What are the emerging financial instruments for the renewable energy sector in India?
Higher borrowing costs and rising interest rates in the domestic market are tempting FIs to issue foreign currency denominated green/masala bonds in the overseas markets. Apart from domestic bonds, other emerging financial instruments for the renewable energy sector are credit enhanced bonds, infrastructure debt funds (IDFs) and external commercial borrowings (ECBs). Other innovative financial solutions such as infrastructure investment trusts (InvITs) and alternate investment funds (AIFs) are expected to emerge as alternative instruments.
How have IPOs fared as an option to raise capital for meeting increasing project commitments and expanding portfolios?
Besides green bonds, investors have explored other routes for raising funds from the market, of which, public issues are a major instrument. Since renewable energy projects have long-term cash flow visibility due to the availability of long-term PPAs, many investors want to raise equity through a public issue to pay off large sums of debt. If they are able to do so at low cost, it will be one more milestone for the Indian renewable energy financing sector. Further, IREDA has received in-principle approval from the Securities and Exchange Board of India for its IPO to raise Rs 139 million of fresh equity. The IPO will enable IREDA to increase its equity base, which will help in raising more debt for funding renewable energy projects. It will also allow IREDA to increase its visibility in the domestic and international financial markets.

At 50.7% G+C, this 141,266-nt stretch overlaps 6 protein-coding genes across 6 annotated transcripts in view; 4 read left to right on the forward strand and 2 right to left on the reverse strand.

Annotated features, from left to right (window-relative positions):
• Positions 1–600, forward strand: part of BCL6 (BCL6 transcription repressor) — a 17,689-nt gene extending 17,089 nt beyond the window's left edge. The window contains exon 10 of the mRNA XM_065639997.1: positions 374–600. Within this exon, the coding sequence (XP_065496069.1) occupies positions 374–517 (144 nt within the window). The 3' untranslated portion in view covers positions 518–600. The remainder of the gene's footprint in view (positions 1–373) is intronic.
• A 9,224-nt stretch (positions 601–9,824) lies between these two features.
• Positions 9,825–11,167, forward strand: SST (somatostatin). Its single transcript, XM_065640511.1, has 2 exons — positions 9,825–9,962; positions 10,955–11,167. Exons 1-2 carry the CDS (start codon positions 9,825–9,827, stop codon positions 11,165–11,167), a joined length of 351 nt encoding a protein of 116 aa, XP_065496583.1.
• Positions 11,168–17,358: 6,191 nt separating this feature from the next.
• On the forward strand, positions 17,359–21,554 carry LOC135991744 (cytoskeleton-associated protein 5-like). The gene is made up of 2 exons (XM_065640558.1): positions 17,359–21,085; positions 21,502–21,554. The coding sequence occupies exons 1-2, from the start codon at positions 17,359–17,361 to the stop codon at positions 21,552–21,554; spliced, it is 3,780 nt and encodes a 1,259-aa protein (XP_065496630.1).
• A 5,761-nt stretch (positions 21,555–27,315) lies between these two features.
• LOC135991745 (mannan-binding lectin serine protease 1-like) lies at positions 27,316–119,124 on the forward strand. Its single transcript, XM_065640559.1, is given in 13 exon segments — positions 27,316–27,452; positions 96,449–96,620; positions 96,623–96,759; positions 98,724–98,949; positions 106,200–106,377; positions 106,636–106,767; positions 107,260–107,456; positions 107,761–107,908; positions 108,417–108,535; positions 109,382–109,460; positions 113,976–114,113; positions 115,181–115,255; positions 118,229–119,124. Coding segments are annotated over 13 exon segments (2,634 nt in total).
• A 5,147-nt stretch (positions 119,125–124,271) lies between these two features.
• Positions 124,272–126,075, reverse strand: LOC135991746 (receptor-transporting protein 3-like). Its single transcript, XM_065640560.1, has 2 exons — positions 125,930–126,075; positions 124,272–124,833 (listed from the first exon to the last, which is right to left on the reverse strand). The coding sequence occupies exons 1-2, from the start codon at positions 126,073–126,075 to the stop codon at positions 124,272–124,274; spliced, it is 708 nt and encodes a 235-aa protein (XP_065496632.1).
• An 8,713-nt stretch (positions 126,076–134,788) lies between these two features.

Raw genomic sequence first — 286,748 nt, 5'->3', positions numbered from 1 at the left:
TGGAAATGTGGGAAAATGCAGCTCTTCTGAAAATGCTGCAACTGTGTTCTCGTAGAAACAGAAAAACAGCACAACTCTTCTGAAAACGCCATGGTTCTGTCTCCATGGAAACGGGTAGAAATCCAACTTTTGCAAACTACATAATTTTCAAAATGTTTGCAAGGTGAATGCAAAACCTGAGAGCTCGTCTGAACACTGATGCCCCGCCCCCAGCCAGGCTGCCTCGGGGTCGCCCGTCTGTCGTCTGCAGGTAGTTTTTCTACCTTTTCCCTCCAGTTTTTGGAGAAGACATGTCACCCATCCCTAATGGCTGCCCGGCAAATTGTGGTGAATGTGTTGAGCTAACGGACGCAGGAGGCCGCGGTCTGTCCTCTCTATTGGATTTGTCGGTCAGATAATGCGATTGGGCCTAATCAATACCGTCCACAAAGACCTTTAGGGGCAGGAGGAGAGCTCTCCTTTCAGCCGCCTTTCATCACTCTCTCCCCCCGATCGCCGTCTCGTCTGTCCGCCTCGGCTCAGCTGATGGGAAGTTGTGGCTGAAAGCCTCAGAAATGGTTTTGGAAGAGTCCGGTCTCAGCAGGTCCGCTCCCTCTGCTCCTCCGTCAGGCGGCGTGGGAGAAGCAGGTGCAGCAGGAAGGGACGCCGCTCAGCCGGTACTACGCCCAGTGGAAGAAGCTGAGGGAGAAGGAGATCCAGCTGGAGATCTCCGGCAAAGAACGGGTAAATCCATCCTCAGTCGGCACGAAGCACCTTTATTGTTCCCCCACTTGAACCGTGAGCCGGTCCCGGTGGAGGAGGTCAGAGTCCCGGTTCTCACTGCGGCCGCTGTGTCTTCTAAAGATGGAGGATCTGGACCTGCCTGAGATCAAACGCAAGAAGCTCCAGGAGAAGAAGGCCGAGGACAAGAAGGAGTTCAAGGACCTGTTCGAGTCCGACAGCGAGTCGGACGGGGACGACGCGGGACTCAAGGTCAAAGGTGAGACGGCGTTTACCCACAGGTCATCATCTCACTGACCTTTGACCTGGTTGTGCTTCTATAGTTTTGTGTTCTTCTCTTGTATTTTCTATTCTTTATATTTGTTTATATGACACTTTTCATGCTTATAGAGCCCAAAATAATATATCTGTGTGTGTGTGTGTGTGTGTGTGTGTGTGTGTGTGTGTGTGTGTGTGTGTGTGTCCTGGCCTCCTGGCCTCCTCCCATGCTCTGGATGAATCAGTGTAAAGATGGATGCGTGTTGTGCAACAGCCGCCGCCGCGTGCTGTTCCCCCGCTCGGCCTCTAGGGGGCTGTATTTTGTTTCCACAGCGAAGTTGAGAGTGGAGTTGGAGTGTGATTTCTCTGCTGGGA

What issues and challenges impact renewable energy financing? What are the possible solutions?